Having admired Will Hutton's book, The State We're In, I was disappointed with the sloppy thinking of "What a state our comprehensives are in" (TES, April 13).
How can he have "a lot of sympathy" for the National Union of Teachers' case (against specialist schools), and at the same time sneer that it "lost the argument years ago"? If its case holds water, then that is what counts.
Improvements in teachers' pay and conditions and the quality of the education service have to be fought for. To claim that we should not even threaten industrial action because it is "proletarian" is an argument I don't think you would hear anywhere other than ritain. I can't see our French colleagues, for example, falling for this one! Employees have the legal right to organise collectively and withdraw labour as a last resort. Their social class cannot be a determinant of the correctness or otherwise of this position.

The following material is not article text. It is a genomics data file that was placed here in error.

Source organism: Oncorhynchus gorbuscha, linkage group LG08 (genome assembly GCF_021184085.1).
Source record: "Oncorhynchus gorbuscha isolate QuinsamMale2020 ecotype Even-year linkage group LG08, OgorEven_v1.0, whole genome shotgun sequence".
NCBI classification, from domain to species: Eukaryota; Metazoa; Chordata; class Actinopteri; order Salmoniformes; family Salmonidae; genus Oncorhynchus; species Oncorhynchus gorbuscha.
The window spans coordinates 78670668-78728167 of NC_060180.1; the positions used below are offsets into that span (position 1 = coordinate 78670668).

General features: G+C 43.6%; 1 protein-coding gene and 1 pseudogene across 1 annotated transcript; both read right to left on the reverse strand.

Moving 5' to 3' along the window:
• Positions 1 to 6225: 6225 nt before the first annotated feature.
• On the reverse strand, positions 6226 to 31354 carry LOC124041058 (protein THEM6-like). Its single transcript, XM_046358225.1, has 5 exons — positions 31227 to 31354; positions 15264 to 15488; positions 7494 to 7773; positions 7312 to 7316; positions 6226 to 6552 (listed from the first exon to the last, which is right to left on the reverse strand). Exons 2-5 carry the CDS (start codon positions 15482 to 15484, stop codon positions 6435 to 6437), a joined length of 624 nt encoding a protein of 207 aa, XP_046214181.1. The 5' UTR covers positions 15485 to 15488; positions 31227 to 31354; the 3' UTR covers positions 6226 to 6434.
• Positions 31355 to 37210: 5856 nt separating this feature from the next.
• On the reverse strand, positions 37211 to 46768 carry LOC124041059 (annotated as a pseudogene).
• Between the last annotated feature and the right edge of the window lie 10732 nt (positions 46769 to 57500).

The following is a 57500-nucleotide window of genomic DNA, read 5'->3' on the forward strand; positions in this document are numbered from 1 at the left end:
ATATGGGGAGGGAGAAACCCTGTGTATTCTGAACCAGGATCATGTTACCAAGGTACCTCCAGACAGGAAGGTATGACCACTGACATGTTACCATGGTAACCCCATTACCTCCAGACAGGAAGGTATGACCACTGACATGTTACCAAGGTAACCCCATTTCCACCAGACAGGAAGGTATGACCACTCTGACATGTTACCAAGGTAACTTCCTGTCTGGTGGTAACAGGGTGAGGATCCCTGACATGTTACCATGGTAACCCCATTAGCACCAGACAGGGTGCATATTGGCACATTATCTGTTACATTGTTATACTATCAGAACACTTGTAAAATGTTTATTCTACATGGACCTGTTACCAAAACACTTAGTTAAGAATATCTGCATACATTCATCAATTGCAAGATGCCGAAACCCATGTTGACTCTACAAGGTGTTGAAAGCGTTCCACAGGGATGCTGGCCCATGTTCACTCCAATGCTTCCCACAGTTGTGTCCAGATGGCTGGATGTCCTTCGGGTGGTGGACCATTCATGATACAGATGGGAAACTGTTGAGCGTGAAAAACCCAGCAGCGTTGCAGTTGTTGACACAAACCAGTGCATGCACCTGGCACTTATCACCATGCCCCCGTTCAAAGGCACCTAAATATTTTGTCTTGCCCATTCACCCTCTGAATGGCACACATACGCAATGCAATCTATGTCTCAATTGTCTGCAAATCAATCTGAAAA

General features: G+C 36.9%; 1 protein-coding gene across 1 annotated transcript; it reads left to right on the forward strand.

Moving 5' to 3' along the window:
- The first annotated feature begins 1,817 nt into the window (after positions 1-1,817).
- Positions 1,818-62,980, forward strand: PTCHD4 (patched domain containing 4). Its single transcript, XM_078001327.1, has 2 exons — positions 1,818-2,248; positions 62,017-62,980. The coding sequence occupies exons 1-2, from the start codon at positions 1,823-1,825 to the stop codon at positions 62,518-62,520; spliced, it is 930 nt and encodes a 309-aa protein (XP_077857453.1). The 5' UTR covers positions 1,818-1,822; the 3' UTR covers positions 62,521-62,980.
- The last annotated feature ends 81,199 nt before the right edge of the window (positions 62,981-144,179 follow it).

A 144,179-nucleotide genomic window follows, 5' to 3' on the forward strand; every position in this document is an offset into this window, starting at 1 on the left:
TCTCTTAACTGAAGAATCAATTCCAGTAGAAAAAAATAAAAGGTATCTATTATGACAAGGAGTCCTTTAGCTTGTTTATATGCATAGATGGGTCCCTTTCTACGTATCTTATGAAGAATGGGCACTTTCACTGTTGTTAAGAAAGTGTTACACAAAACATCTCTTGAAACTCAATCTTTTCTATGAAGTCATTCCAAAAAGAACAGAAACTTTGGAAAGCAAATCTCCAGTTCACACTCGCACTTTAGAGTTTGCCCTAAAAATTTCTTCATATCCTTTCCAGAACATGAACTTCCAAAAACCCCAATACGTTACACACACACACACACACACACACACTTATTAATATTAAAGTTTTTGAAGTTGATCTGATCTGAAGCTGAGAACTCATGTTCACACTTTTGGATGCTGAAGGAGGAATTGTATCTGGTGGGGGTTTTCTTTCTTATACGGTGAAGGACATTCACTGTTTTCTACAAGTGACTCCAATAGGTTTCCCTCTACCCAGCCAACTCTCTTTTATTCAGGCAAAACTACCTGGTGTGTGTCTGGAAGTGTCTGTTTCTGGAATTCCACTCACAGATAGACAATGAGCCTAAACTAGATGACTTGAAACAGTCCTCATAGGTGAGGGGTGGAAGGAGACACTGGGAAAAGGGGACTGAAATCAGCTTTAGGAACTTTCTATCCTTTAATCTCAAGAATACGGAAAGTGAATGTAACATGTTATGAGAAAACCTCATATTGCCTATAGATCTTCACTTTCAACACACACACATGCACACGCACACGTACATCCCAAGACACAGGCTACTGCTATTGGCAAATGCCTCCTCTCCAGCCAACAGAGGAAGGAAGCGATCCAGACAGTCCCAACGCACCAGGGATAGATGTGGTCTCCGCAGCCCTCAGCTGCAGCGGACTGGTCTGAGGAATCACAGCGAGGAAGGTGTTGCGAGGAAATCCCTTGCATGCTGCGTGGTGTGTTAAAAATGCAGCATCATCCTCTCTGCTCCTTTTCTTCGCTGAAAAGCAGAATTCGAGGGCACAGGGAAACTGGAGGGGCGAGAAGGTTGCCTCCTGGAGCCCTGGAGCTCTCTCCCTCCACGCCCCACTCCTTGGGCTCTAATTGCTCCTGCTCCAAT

If the specialist schools initiative takes off, I predict a scramble by parents to get children into "better" schools, thus making more intractable the problems of the ones that are left, especially in the inner cities.
To go along meekly with Will Hutton's line of reasoning is, I am afraid, very much a mug's game.
Andrew Turner 38 Swin Forge Way Swindon, Dudley